Riko’s sent to drop off some papers at the student council office, only to see Maki making out with a large dakimakura, poorly drawn to look like boy. Maki is understandably embarrassed. She tries to explain she was practicing for the real thing, to which Riko attempts to calm her down by lying and saying she’s done it before. The conversation gets out of control, and before she knows it, Riko is agreeing to help Maki practice how to fall in love. “In love, the first meeting is crucial! So I want to practice bumping into a guy at an intersection!” Very cliche scenarios like that.
Maki signs Riko up for the student council so that the two can continue to practice after school in the council office. Before long Riko is playing it off like she’s an expert in love, when the truth is the complete opposite and all the boys she knows see her as “just one of the guys”. Meanwhile, Yuiko and Sayori are ex-student council members and trying to embarrass Riko and Maki so they can get their spots on the student council back. After a series of failed attempts, the four girls patch things up and all become friends. Yuiko and Sayori rejoin the council, and together with the council’s file clerk, they all try to help anonymous students with their love life problems.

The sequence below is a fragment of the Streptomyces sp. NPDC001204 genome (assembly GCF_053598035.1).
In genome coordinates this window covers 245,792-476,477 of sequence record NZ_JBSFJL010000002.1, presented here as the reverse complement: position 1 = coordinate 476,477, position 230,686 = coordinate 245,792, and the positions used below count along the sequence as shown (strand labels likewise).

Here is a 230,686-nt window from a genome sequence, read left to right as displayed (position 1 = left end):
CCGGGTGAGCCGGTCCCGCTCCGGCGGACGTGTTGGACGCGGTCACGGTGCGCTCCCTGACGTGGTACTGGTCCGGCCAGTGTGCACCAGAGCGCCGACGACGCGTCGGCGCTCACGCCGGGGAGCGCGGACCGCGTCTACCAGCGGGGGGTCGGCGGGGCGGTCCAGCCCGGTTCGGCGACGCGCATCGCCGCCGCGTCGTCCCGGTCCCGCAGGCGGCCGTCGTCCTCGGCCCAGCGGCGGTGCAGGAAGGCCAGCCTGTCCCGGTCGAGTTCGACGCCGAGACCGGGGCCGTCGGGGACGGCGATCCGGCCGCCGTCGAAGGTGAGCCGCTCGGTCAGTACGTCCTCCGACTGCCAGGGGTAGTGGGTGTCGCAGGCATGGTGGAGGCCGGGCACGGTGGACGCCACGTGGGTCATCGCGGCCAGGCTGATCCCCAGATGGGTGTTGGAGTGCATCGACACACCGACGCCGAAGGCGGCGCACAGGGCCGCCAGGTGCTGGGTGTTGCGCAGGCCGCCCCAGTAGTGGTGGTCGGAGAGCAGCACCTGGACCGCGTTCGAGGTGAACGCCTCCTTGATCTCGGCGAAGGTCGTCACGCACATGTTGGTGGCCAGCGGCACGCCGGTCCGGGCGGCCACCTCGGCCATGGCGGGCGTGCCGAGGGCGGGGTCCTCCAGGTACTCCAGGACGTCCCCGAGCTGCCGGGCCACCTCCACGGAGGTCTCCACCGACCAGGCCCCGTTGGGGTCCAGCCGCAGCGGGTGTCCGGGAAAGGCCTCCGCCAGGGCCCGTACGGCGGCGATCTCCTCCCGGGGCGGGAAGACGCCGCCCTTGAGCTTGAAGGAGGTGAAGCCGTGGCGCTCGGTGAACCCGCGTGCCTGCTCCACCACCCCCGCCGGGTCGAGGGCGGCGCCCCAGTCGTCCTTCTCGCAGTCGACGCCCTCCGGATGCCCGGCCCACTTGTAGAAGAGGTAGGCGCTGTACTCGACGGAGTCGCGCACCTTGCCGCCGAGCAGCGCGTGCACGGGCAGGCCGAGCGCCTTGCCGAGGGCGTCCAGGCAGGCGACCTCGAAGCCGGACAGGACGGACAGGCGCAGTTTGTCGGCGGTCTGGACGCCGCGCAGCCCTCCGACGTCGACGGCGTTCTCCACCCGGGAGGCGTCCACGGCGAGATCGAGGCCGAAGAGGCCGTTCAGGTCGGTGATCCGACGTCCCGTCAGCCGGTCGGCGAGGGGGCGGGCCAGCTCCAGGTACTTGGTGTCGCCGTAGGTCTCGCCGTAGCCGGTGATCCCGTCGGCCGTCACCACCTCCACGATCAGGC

Love Lab doesn’t have much of a complex story or overarching plot lines, so there’s not a lot to say about it. It’s fairly funny, and from the makers one of my favorite slice-of-life shows, Yuru Yuri. A lot of the humor requires a knowledge of what’s typical and cliche in anime, so there’s a good chance you won’t like it if you’re not into anime already. Given that this is a slice-of-life and how there’s not much “story”, I likely won’t bring it up again when I go over the second half of this season.
Watashi ga Motenai no wa Dou Kangaetemo Omaera ga Warui!
No Matter How I Look At It, It’s You Guys’ Fault I’m Unpopular! Tomoko Kuroki is in her first year of high school, because what anime girl isn’t? She’s short, flat chested, with messy hair and dark circles under her eyes from playing video games all night long. She sees her peers having fun together, dating, enjoying their youth, and wonders why they never approach her. So, she takes a serious look in the mirror and tries to figure out why she’s unpopular and boys never talk to her. Taking inspiration from those around her and the games she plays, she tries to change her ways, and her failures are the source of this show’s humor.